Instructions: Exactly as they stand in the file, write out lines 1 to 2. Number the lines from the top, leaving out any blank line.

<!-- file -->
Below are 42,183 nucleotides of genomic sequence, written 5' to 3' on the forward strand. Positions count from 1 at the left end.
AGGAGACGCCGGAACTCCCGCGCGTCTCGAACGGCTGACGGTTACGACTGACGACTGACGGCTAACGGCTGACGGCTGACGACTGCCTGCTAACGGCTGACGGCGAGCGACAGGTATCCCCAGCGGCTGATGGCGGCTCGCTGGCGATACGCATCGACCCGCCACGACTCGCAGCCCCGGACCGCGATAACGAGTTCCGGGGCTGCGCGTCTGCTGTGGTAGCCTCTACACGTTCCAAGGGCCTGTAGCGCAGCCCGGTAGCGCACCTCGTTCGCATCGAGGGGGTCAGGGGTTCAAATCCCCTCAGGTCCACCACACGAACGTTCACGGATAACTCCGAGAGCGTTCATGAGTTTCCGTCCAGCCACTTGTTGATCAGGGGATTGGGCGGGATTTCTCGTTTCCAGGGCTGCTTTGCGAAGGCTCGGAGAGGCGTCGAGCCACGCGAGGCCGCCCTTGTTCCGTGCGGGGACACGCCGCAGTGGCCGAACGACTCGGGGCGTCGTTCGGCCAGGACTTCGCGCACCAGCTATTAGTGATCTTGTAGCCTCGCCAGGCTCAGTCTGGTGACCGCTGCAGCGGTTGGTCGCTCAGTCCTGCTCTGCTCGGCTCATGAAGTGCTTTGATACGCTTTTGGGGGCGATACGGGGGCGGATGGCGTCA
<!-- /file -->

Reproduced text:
Below are 42,183 nucleotides of genomic sequence, written 5' to 3' on the forward strand. Positions count from 1 at the left end.
AGGAGACGCCGGAACTCCCGCGCGTCTCGAACGGCTGACGGTTACGACTGACGACTGACGGCTAACGGCTGACGGCTGACGACTGCCTGCTAACGGCTGACGGCGAGCGACAGGTATCCCCAGCGGCTGATGGCGGCTCGCTGGCGATACGCATCGACCCGCCACGACTCGCAGCCCCGGACCGCGATAACGAGTTCCGGGGCTGCGCGTCTGCTGTGGTAGCCTCTACACGTTCCAAGGGCCTGTAGCGCAGCCCGGTAGCGCACCTCGTTCGCATCGAGGGGGTCAGGGGTTCAAATCCCCTCAGGTCCACCACACGAACGTTCACGGATAACTCCGAGAGCGTTCATGAGTTTCCGTCCAGCCACTTGTTGATCAGGGGATTGGGCGGGATTTCTCGTTTCCAGGGCTGCTTTGCGAAGGCTCGGAGAGGCGTCGAGCCACGCGAGGCCGCCCTTGTTCCGTGCGGGGACACGCCGCAGTGGCCGAACGACTCGGGGCGTCGTTCGGCCAGGACTTCGCGCACCAGCTATTAGTGATCTTGTAGCCTCGCCAGGCTCAGTCTGGTGACCGCTGCAGCGGTTGGTCGCTCAGTCCTGCTCTGCTCGGCTCATGAAGTGCTTTGATACGCTTTTGGGGGCGATACGGGGGCGGATGGCGTCA